- #1

Linus Pauling

- 190

- 0

The cosmic microwave background (CMB) radiation detected by Penzias

and Wilson at Bell Labs in 1965 has the spectrum of a blackbody, with an

observed peak at λ = 1 mm. It is believed that when the light was emitted

the spectrum peaked at a wavelength of λ = 1000 nm (close to the peak of

the spectrum of the Sun). The cosmological redshift is directly connected to

the scale factor that we discussed

So, the CMB gives us a picture of the infant universe, when the universe was

just a fraction of its current size. By what factor was the universe smaller

when the CMB was emitted than it is today?

The emission of the CMB occurred when the universe was 389,000 years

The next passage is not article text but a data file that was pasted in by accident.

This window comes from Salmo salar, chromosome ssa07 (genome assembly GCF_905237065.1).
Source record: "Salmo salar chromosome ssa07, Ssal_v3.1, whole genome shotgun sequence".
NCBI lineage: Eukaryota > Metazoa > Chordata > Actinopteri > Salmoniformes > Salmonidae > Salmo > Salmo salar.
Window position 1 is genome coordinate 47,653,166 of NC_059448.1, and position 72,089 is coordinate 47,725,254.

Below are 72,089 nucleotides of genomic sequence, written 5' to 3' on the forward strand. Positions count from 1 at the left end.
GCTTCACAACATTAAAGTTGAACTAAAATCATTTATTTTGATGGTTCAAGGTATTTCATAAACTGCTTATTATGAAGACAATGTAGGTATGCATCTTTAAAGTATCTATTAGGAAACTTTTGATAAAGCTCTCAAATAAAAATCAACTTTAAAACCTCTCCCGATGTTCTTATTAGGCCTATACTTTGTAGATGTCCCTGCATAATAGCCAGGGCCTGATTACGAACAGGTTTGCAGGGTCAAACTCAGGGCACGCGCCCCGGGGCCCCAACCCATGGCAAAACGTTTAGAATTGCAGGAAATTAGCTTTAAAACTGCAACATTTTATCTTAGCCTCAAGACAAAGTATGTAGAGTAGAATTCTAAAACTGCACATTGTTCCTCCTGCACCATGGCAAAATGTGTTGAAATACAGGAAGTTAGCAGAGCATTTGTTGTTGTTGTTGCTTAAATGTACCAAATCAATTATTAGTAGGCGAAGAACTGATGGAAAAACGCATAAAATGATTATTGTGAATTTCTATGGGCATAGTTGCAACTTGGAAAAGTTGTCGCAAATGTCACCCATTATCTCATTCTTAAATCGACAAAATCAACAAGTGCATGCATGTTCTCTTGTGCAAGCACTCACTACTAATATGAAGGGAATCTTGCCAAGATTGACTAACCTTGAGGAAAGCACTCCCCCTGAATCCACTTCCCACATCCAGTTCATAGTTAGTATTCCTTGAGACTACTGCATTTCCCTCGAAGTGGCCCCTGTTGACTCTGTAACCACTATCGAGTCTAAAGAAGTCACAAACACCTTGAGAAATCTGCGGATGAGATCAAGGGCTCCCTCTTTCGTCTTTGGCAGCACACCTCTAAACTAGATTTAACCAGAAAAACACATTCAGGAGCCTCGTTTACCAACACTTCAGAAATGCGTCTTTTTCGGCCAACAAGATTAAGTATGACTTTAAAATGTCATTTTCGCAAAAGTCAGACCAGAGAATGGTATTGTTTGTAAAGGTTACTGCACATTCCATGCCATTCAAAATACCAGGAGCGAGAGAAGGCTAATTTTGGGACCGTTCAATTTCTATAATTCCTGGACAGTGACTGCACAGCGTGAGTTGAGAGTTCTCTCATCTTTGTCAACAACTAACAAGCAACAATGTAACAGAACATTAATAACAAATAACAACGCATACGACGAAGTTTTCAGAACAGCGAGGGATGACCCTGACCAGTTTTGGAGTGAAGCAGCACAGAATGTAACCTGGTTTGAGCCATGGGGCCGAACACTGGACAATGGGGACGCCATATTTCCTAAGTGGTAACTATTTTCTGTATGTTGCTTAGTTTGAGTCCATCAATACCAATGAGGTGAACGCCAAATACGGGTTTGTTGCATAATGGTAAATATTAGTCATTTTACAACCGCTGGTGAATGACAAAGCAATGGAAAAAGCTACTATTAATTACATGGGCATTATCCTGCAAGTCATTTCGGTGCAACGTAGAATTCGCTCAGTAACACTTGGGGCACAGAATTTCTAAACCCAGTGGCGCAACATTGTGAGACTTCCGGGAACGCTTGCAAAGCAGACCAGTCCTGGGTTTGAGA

old. Its current age is 13.7 billion years. If we compare the universe to a

person of age 80, from what age (in days) do our ‘baby pictures’ come?

The cosmic microwave background (CMB) radiation detected by Penzias

and Wilson at Bell Labs in 1965 has the spectrum of a blackbody, with an

observed peak at λ = 1 mm. It is believed that when the light was emitted

the spectrum peaked at a wavelength of λ = 1000 nm (close to the peak of

the spectrum of the Sun). The cosmological redshift is directly connected to

the scale factor that we discussed

So, the CMB gives us a picture of the infant universe, when the universe was

just a fraction of its current size. By what factor was the universe smaller

when the CMB was emitted than it is today?

The emission of the CMB occurred when the universe was 389,000 years

old. Its current age is 13.7 billion years. If we compare the universe to a

person of age 80, from what age (in days) do our ‘baby pictures’ come?

**2. Z = (lambda_observed - lambda_emitted)/lambda_emitted**

a(t) = 1 + z

a(t) = 1 + z

**3. I just got out of my second exam today and I am fairly retarded at the moment. Can someone get me started?**